When you receive the gift of salvation through Jesus Christ, you receive another gift as well. Your spiritual gift helps you become all God wants you to be. Every believer has one or more of these, and their purpose is to empower you to serve God’s kingdom. “Employ it in serving one another, as good stewards of the manifold grace of God” (1 Peter 4:10). Paul writes that since our gifts vary, we should use them appropriately. (Romans 12:6-8)
God has equipped you with a gift that is perfect for the purpose He has for you in this life. Your entire personality— your motivations and tendencies—bear the imprint of your gift and your purpose. If you have the gift of service, for example, you will see yourself in the description that follows.
1. Those with the gift of service see and meet practical needs. If service is your gift, you are the first person in a group to notice the needs of others and to step forward to meet those needs. God gives a special sensitivity to these believers, and oftentimes they will think of another person and feel the desire to serve them in some way.
2. Those with the gift of service free others to achieve. Their special joy comes in being a part of someone else’s achievement. They discover an awesome spiritual principle: when we give of ourselves freely to help other people succeed, God turns the blessing in our direction. Jesus lived out this principal in all His days on earth.
3. Those with the gift of service have no regard for weariness. These servants work almost ceaselessly, beyond the point at which others grow weary. They delight in accomplishing the task and fulfilling someone else’s need, and that joy drives them onward. Those with the gift of service are the last to rest.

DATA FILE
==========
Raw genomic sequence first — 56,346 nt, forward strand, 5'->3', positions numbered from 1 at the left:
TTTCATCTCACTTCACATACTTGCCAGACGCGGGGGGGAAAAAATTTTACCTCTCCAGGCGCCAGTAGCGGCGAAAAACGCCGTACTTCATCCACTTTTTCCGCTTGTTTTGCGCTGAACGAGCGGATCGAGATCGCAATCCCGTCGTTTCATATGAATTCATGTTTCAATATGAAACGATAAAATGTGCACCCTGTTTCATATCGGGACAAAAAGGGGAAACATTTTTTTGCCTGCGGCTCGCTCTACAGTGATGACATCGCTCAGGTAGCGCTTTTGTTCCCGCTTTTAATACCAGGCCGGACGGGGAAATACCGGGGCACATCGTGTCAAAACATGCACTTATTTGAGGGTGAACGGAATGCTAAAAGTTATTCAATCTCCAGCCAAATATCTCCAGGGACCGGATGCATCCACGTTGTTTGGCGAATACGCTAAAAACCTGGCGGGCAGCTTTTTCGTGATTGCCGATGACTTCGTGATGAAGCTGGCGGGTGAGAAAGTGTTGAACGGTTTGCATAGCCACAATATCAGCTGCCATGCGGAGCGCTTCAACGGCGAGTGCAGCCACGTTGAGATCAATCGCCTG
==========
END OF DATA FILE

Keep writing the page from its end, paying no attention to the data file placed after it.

4. Those with the gift of service have difficulty saying no. God has designed them so that their central motivation in life is to meet needs. Other people may be very self-centered in all their tendencies, but those who are gifted in service are other-centered.
5. Those with the gift of service are alert to likes and dislikes. Your servant-friend will have a remarkable memory for the small details of your life: family names, favorite places, and so on. This is a natural God-given ability that comes as a part of His gift of service. Remembering these details places your friend in a better position to serve you.
6. Those with the gift of service have a strong desire to be with other people. These are the least likely people to be loners. Though they never neglect to spend time alone with God, they truly enjoy being with others. They cannot serve people unless they spend time with them, so they are always looking for opportunities to meet people and become involved in their lives.
7. Those with the gift of service need approval and recognition. Affirmation and recognition do not inflate the ego of the servant; these signs of approval confirm that the service has been effective. When we thank someone who has served us in Christ, we have given them evidence that they provided significant help. These believers need to be reminded that the smaller tasks can be important, too, because they enable others to perform the “higher profile” ones.